A mercury filling can affect the gut biome and predispose you to higher levels of candida.

Dentists are not taught to identify signs of osteopenia when taking x-rays. If bones appear to be disintegrating, it could be a possible indication of this condition. However, dental education only focuses on identifying issues [in the mouth and head]. In biological dentistry, we aim to broaden our approach and consider the possibility that these issues may not be limited to a single area. It may be necessary to involve a primary care physician to rule out other potential causes such as low vitamin D levels, bacterial infections, or frequent steroid use that can lead to bone thinning.

I’ve talked about the connection between the microorganisms in the gut and the mouth. It’s surprising how many gut infections patients have that they are not aware of, which obviously affects their oral microbiome.

And vice versa.

If a person has a root canal and uses that tooth to chew, a small amount of anaerobic bacteria that scavenges dead tissue in sideways tubules can be pushed out of the tooth and enter the bloodstream when swallowed in saliva. This can affect the gut biome. A mercury filling can also affect the gut biome and predispose the individual to higher levels of candida. This is the body’s protective mechanism to prevent the mercury from reaching the brain. A practitioner may think outside of the box and say, “Oh my gosh, your candida levels are really high. Let’s put you on this diet, remove all sugar, and kill off the candida.”

Trust me, God is smarter than I am.

I imagine that there is a compensating mechanism in place for a reason. Therefore, if a person is tested and found to have high levels of mercury or heavy metals, it might be better to focus on getting rid of the heavy metals first. Once the heavy metals are removed, the body may naturally release some of the candida.

Finding Trustworthy Sources Amid Widespread Deception

Yeah, well said. That’s why it’s important to always examine metals, as they have a direct impact on the proliferation of certain organisms in gut ecology. I’m glad you mentioned that. Additionally, nutrient deficiencies are a huge concern, and I always test for those in my practice. There’s vitamin D and other nutrients, such as B12 and vitamin B6, that impact the brain, hormones, as well as our teeth and gum health. These are critical areas to address.

Furthermore, despite decades of knowledge that fluoride is toxic, it is still promoted as being safe. It’s important to be aware of this, and when working with a conventional dentist, ask them their take on fluoride. Many may downplay its potential harm. If I’m not able to see a biological dentist, I always make sure to ask, “what’s your take on fluoride?” And many say, “Oh, it do not that big a deal. We don’t think it matters.”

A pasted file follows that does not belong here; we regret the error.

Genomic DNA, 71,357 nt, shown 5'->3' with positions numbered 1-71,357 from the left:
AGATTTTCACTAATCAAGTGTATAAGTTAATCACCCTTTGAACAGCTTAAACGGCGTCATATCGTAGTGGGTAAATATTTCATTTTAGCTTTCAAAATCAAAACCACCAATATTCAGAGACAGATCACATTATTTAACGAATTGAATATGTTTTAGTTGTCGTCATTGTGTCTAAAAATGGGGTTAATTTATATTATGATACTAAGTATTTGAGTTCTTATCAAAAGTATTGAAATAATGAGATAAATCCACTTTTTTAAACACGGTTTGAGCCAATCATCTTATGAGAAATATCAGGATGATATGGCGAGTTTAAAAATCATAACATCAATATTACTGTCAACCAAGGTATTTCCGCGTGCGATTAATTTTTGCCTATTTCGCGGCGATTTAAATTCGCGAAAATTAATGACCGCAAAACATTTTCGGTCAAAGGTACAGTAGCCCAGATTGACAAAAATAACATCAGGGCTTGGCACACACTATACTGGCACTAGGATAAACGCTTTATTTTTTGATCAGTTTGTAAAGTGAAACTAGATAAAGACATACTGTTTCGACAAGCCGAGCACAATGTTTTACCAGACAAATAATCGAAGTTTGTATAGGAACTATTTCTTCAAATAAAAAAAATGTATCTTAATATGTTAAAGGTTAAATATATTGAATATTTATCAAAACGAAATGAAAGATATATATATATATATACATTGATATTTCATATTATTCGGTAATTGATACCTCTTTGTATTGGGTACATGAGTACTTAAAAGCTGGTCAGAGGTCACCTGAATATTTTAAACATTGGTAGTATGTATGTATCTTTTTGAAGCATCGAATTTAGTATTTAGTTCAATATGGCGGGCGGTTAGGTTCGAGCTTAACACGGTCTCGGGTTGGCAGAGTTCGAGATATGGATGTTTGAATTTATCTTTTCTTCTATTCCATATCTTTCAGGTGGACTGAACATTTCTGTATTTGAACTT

There’s a very eye-opening book called The Fluoride Deception. I happened to read it on a plane, and I believe divine intervention intercedes all the time. It was on my way to Utah, and the man who was supposed to pick me up at the airport was late because he was at a civic meeting where they were talking about having fluoride in the water.

He said, “Oh my gosh, I’m going to gift you this book because I can get another one, but you need to read this as soon as you can.”

They book shows how we got duped into putting fluoride in the water, but again, that’s not something you’re taught in school. I did research on dogs involving fluoride, so when I first heard someone speak out against fluoride, I assumed they were uneducated hippies who didn’t attend school, didn’t wear shoes, and homeschooled their children.

Speaking of which, I also homeschooled my own kids. I can make fun of that because that was my mindset at that time. However, once I started doing my own research, I couldn’t believe that higher education was setting us up for failure on so many different levels when it comes to patient care. Relying on literature to keep up is not effective because that literature is often five years old or more. Anything that ends up in print or a book has taken at least five years to get there. The people who lecture often lack writing skills and funding, so they don’t keep statistics. However, they will tell you what they use in their office and what has been successful for them. This is what I choose to follow now, because it allows me to stay on the cutting edge. For example, I went to a conference on stem cells in dentistry recently, and there was some amazing information presented. If you don’t attend these types of conferences and rely solely on peer-reviewed journal articles, you may end up with faulty information that was possibly funded by a big pharmaceutical company and manipulated for their own purposes.

My goodness, think of all the information that was out there over Covid. You couldn’t discern what was truth and what wasn’t.

This applies to all areas of medicine. It’s important to do your own research and be discerning when looking at a study, considering funding sources of the authors among other things. Some people are doing amazing work on their own. For example, Dr. Paul Thomas in Portland, Oregon conducted a 10-year study on childhood vaccines in children. He had a large population that was both for and against vaccinating, which allowed him to make valuable correlations and have a true placebo group.

It reminds me of when I was a kid and they gave us fluoride tablets in Oregon. I’m not sure how that affected my health, but I did have some challenges when I was young. It’s interesting to see what information is promoted in the mainstream versus what we know in the holistic community.